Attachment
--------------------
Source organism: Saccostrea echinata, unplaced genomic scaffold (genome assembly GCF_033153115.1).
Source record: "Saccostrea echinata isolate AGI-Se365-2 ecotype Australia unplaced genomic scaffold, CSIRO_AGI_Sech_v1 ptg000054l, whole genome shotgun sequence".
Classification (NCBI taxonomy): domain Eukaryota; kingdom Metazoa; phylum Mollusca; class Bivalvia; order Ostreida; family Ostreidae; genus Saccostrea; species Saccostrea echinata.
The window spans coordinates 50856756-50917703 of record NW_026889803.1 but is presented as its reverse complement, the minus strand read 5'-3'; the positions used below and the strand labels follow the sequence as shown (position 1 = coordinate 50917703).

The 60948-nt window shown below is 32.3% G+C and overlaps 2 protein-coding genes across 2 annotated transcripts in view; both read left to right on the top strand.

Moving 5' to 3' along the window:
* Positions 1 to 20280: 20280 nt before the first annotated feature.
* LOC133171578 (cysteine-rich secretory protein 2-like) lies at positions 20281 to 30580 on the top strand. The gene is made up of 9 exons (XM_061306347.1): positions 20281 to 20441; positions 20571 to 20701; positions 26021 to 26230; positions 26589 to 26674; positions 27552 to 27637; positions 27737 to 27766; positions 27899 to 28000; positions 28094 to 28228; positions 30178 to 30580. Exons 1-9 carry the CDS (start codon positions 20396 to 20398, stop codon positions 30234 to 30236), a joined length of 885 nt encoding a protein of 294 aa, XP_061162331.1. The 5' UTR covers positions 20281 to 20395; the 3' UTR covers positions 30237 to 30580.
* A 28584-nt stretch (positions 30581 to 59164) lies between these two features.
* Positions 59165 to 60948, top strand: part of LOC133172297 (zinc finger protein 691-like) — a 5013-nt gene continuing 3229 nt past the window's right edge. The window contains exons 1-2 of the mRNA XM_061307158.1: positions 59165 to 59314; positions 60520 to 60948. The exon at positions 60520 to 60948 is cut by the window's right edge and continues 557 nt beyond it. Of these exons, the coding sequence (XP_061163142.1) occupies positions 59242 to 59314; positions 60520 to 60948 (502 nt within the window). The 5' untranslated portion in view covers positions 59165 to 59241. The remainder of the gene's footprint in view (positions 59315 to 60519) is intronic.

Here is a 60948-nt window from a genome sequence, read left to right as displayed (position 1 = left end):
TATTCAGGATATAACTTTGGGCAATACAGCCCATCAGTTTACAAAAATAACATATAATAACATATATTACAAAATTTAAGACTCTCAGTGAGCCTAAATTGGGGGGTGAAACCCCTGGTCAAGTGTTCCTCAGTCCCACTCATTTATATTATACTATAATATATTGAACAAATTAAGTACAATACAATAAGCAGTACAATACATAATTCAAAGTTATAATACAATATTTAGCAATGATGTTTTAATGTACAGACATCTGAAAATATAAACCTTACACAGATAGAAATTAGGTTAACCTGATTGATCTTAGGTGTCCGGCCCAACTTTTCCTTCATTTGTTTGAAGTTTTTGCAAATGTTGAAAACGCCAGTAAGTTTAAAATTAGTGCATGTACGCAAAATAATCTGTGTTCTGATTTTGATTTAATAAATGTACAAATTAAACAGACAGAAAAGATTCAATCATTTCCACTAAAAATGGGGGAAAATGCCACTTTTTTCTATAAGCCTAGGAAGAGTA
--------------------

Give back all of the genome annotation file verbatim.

Source organism: Saccostrea echinata, unplaced genomic scaffold (genome assembly GCF_033153115.1).
Source record: "Saccostrea echinata isolate AGI-Se365-2 ecotype Australia unplaced genomic scaffold, CSIRO_AGI_Sech_v1 ptg000054l, whole genome shotgun sequence".
Classification (NCBI taxonomy): domain Eukaryota; kingdom Metazoa; phylum Mollusca; class Bivalvia; order Ostreida; family Ostreidae; genus Saccostrea; species Saccostrea echinata.
The window spans coordinates 50856756-50917703 of record NW_026889803.1 but is presented as its reverse complement, the minus strand read 5'-3'; the positions used below and the strand labels follow the sequence as shown (position 1 = coordinate 50917703).

The 60948-nt window shown below is 32.3% G+C and overlaps 2 protein-coding genes across 2 annotated transcripts in view; both read left to right on the top strand.

Moving 5' to 3' along the window:
* Positions 1 to 20280: 20280 nt before the first annotated feature.
* LOC133171578 (cysteine-rich secretory protein 2-like) lies at positions 20281 to 30580 on the top strand. The gene is made up of 9 exons (XM_061306347.1): positions 20281 to 20441; positions 20571 to 20701; positions 26021 to 26230; positions 26589 to 26674; positions 27552 to 27637; positions 27737 to 27766; positions 27899 to 28000; positions 28094 to 28228; positions 30178 to 30580. Exons 1-9 carry the CDS (start codon positions 20396 to 20398, stop codon positions 30234 to 30236), a joined length of 885 nt encoding a protein of 294 aa, XP_061162331.1. The 5' UTR covers positions 20281 to 20395; the 3' UTR covers positions 30237 to 30580.
* A 28584-nt stretch (positions 30581 to 59164) lies between these two features.
* Positions 59165 to 60948, top strand: part of LOC133172297 (zinc finger protein 691-like) — a 5013-nt gene continuing 3229 nt past the window's right edge. The window contains exons 1-2 of the mRNA XM_061307158.1: positions 59165 to 59314; positions 60520 to 60948. The exon at positions 60520 to 60948 is cut by the window's right edge and continues 557 nt beyond it. Of these exons, the coding sequence (XP_061163142.1) occupies positions 59242 to 59314; positions 60520 to 60948 (502 nt within the window). The 5' untranslated portion in view covers positions 59165 to 59241. The remainder of the gene's footprint in view (positions 59315 to 60519) is intronic.

Here is a 60948-nt window from a genome sequence, read left to right as displayed (position 1 = left end):
TATTCAGGATATAACTTTGGGCAATACAGCCCATCAGTTTACAAAAATAACATATAATAACATATATTACAAAATTTAAGACTCTCAGTGAGCCTAAATTGGGGGGTGAAACCCCTGGTCAAGTGTTCCTCAGTCCCACTCATTTATATTATACTATAATATATTGAACAAATTAAGTACAATACAATAAGCAGTACAATACATAATTCAAAGTTATAATACAATATTTAGCAATGATGTTTTAATGTACAGACATCTGAAAATATAAACCTTACACAGATAGAAATTAGGTTAACCTGATTGATCTTAGGTGTCCGGCCCAACTTTTCCTTCATTTGTTTGAAGTTTTTGCAAATGTTGAAAACGCCAGTAAGTTTAAAATTAGTGCATGTACGCAAAATAATCTGTGTTCTGATTTTGATTTAATAAATGTACAAATTAAACAGACAGAAAAGATTCAATCATTTCCACTAAAAATGGGGGAAAATGCCACTTTTTTCTATAAGCCTAGGAAGAGTA